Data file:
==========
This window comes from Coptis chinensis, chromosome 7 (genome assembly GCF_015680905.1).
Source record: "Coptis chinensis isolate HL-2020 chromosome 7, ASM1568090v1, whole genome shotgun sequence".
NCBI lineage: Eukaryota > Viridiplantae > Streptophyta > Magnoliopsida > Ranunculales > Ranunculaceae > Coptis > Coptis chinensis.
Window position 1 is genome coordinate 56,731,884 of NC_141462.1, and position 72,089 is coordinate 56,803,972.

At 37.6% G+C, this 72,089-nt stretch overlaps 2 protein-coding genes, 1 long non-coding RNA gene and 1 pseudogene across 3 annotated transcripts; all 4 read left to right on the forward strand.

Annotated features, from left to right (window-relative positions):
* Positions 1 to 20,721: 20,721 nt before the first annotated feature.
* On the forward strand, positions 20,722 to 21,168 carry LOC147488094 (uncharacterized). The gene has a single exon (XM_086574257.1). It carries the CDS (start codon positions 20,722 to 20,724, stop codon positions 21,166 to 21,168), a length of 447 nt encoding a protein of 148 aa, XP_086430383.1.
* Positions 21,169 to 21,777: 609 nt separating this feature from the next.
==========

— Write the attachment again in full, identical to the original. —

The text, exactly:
This window comes from Coptis chinensis, chromosome 7 (genome assembly GCF_015680905.1).
Source record: "Coptis chinensis isolate HL-2020 chromosome 7, ASM1568090v1, whole genome shotgun sequence".
NCBI lineage: Eukaryota > Viridiplantae > Streptophyta > Magnoliopsida > Ranunculales > Ranunculaceae > Coptis > Coptis chinensis.
Window position 1 is genome coordinate 56,731,884 of NC_141462.1, and position 72,089 is coordinate 56,803,972.

At 37.6% G+C, this 72,089-nt stretch overlaps 2 protein-coding genes, 1 long non-coding RNA gene and 1 pseudogene across 3 annotated transcripts; all 4 read left to right on the forward strand.

Annotated features, from left to right (window-relative positions):
* Positions 1 to 20,721: 20,721 nt before the first annotated feature.
* On the forward strand, positions 20,722 to 21,168 carry LOC147488094 (uncharacterized). The gene has a single exon (XM_086574257.1). It carries the CDS (start codon positions 20,722 to 20,724, stop codon positions 21,166 to 21,168), a length of 447 nt encoding a protein of 148 aa, XP_086430383.1.
* Positions 21,169 to 21,777: 609 nt separating this feature from the next.